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The charity Age Concern has mounted a ground-breaking legal challenge over legislation that led to an elderly demen...
The charity Age Concern has mounted a ground-breaking legal challenge over legislation that led to an elderly dementia sufferer having to pay for her residential care and accommodation after she was compelled to leave her own home due to her deteriorating state.

The judicial review challenge pits Age Concern South Lakeland against the secretary of state for health over the minister's decision last April declining to take steps to amend the offending 1992 National Assistance Regulations.

Their lawyers say the rules unfairly bind local authorities to charge individuals for their accommodation in nursing homes where they have been subjected to 'guardianship orders' under the 1983 Mental Health Act, even where the individual has no wish to leave their home.

The charity's solicitor, Louise Ezeonyim, said after a hearing today at London's high court that the case has far-reaching implications for the thousands of elderly people suffering from dementia, many of whom could be covered by the same provisions.

The challenge was initially brought on behalf of 81-year-old Irene Johnson, who died last September after she was transferred to the Holly Bank nursing home from the haven of her own bungalow home.

The guardianship order was imposed due to Mrs Johnson's deteriorating state, and it was judged necessary to take her into the residential home as she could no longer cope on her own.

Despite Mrs Johnson's death, Age Concern are seeking to 'step into her shoes' to continue fighting the case because of the public-interest issues involved.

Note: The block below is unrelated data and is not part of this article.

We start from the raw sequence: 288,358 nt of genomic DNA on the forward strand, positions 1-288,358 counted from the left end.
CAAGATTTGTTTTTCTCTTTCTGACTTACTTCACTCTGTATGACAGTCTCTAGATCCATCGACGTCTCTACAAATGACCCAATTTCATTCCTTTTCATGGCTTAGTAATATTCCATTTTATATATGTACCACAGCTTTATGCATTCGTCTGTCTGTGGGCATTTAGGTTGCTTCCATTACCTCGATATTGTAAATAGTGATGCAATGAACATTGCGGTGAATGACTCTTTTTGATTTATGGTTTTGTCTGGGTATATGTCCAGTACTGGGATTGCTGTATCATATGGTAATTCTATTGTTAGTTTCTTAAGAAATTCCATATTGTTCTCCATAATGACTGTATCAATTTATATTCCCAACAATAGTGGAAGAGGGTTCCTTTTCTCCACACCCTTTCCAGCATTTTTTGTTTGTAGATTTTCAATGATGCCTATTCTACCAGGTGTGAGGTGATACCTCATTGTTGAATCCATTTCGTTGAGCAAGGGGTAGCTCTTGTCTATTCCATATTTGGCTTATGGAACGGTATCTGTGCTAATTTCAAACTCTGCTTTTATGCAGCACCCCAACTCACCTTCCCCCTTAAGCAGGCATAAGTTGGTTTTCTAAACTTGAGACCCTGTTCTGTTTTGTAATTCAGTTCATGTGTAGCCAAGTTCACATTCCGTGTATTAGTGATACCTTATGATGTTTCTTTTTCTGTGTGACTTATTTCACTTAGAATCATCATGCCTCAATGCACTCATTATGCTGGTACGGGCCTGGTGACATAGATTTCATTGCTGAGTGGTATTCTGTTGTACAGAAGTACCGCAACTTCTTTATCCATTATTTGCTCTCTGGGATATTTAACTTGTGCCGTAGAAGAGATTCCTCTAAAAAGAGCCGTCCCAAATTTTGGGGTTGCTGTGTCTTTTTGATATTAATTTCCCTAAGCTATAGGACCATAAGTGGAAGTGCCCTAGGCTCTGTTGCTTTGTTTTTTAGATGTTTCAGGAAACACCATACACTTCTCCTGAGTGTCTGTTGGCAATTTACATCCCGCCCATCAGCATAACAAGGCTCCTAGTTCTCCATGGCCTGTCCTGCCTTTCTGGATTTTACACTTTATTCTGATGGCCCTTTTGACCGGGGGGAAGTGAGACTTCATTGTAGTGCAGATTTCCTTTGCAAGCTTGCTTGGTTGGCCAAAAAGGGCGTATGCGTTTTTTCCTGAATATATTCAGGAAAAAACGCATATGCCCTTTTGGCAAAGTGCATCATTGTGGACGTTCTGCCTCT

Cumbria CC transferred Mrs Johnson into the nursing home, where she lived between November 2004 and March 2005, despite her insistence that she wished to stay put.

In all, Mrs Johnson was charged£5,500 for her stint in the nursing home.

Ms Ezeonyim said the local authority was 'adding insult to injury by charging for the accommodation'.

'She felt that it wasn't right to charge her for the accommodation when she didn't even want to live there', the solicitor added.

'We're not against the guardianship order being made in the first place,' she explained. 'We're against the fact that it forces someone to leave somewhere and then charging her for that'.

Mrs Johnson was last year given permission to challenge the legality of the provisions, but the case reached the high court today as Mr Justice Silber was asked to rule on whether Age Concern should be allowed to take over the case.

The judge reserved his decision on that issue at the end of the short hearing.


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